13. Phonological coding during reading

    PubMed Central

    Leinenger, Mallorie

    2014-01-01

    The exact role that phonological coding (the recoding of written, orthographic information into a sound based code) plays during silent reading has been extensively studied for more than a century. Despite the large body of research surrounding the topic, varying theories as to the time course and function of this recoding still exist. The present review synthesizes this body of research, addressing the topics of time course and function in tandem. The varying theories surrounding the function of phonological coding (e.g., that phonological codes aid lexical access, that phonological codes aid comprehension and bolster short-term memory, or that phonological codes are largely epiphenomenal in skilled readers) are first outlined, and the time courses that each maps onto (e.g., that phonological codes come online early (pre-lexical) or that phonological codes come online late (post-lexical)) are discussed. Next the research relevant to each of these proposed functions is reviewed, discussing the varying methodologies that have been used to investigate phonological coding (e.g., response time methods, reading while eyetracking or recording EEG and MEG, concurrent articulation) and highlighting the advantages and limitations of each with respect to the study of phonological coding. In response to the view that phonological coding is largely epiphenomenal in skilled readers, research on the use of phonological codes in prelingually, profoundly deaf readers is reviewed. Finally, implications for current models of word identification (activation-verification model (Van Order, 1987), dual-route model (e.g., Coltheart, Rastle, Perry, Langdon, & Ziegler, 2001), parallel distributed processing model (Seidenberg & McClelland, 1989)) are discussed. PMID:25150679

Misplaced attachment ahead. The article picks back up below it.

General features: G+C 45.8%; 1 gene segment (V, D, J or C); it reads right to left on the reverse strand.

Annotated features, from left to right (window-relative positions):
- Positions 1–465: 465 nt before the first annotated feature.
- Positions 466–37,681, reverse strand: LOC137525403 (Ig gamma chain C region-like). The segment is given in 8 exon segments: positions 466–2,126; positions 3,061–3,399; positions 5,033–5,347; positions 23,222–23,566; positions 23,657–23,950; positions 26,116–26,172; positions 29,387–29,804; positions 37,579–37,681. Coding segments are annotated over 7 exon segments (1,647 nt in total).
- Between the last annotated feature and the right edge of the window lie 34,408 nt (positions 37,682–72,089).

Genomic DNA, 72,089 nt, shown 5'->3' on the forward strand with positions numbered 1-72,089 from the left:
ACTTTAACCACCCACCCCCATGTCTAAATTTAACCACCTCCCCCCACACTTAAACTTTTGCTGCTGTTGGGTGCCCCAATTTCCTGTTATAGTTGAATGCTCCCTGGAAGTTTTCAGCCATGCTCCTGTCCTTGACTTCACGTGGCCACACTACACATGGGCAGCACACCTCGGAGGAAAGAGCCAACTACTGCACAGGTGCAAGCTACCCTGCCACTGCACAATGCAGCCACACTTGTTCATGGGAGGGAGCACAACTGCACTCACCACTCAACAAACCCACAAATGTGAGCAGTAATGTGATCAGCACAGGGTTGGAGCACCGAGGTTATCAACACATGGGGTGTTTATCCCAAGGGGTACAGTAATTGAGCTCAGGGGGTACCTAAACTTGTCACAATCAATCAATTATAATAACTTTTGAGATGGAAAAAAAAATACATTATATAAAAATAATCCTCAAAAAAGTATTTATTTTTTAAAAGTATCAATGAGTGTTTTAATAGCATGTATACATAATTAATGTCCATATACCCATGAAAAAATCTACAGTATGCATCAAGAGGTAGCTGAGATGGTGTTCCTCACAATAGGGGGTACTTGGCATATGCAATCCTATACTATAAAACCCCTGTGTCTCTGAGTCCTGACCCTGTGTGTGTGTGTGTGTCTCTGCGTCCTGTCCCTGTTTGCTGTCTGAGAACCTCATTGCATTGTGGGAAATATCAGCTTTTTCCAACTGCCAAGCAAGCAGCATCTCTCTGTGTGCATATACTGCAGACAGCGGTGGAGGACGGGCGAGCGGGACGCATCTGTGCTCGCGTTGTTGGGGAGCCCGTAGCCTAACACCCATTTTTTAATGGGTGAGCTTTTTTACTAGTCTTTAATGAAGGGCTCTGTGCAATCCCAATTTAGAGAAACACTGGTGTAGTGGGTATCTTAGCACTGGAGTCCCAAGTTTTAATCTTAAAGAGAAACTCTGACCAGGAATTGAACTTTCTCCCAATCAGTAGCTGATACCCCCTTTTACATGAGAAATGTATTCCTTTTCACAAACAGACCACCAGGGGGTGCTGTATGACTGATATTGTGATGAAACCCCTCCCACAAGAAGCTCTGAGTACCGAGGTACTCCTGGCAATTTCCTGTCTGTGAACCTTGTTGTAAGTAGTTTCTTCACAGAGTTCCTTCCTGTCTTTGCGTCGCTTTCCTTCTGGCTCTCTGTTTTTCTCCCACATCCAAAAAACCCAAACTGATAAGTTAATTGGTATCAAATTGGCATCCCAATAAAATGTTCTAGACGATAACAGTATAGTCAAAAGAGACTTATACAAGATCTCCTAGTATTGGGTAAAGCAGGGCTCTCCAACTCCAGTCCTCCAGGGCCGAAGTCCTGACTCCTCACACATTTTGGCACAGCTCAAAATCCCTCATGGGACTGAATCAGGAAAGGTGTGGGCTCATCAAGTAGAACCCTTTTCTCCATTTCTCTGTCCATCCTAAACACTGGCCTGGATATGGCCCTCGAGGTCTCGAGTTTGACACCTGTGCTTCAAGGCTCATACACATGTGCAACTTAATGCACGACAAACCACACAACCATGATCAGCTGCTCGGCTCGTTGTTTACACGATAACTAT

14. Industrial Computer Codes

    NASA Technical Reports Server (NTRS)

    Shapiro, Wilbur

    1996-01-01

    This is an overview of new and updated industrial codes for seal design and testing. GCYLT (gas cylindrical seals -- turbulent), SPIRALI (spiral-groove seals -- incompressible), KTK (knife to knife) Labyrinth Seal Code, and DYSEAL (dynamic seal analysis) are covered. CGYLT uses G-factors for Poiseuille and Couette turbulence coefficients. SPIRALI is updated to include turbulence and inertia, but maintains the narrow groove theory. KTK labyrinth seal code handles straight or stepped seals. And DYSEAL provides dynamics for the seal geometry.

  15. Ptolemy Coding Style

    DTIC Science & Technology

    2014-09-05

    Ptolemy Coding Style Christopher Brooks Edward A. Lee Electrical Engineering and Computer Sciences University of California at Berkeley Technical...COVERED 00-00-2014 to 00-00-2014 4. TITLE AND SUBTITLE Ptolemy Coding Style 5a. CONTRACT NUMBER 5b. GRANT NUMBER 5c. PROGRAM ELEMENT NUMBER 6...constraints, so such constraints are not new to the academic community. This document describes the coding style used in Ptolemy II, a package with

  16. Industrial Computer Codes

    NASA Technical Reports Server (NTRS)

    Shapiro, Wilbur

    1996-01-01

    This is an overview of new and updated industrial codes for seal design and testing. GCYLT (gas cylindrical seals -- turbulent), SPIRALI (spiral-groove seals -- incompressible), KTK (knife to knife) Labyrinth Seal Code, and DYSEAL (dynamic seal analysis) are covered. CGYLT uses G-factors for Poiseuille and Couette turbulence coefficients. SPIRALI is updated to include turbulence and inertia, but maintains the narrow groove theory. KTK labyrinth seal code handles straight or stepped seals. And DYSEAL provides dynamics for the seal geometry.

  17. Direct Observational Assessment during Test Sessions and Child Clinical Interviews

    ERIC Educational Resources Information Center

    McConaughy, Stephanie H.

    2005-01-01

    Test sessions and child clinical interviews offer opportunities for direct observations of children's behavior in controlled settings. Moreover, standardized instruments for test session and interview observations offer more reliable and valid assessment methods than do anecdotal reports. This article reviews characteristics and psychometric…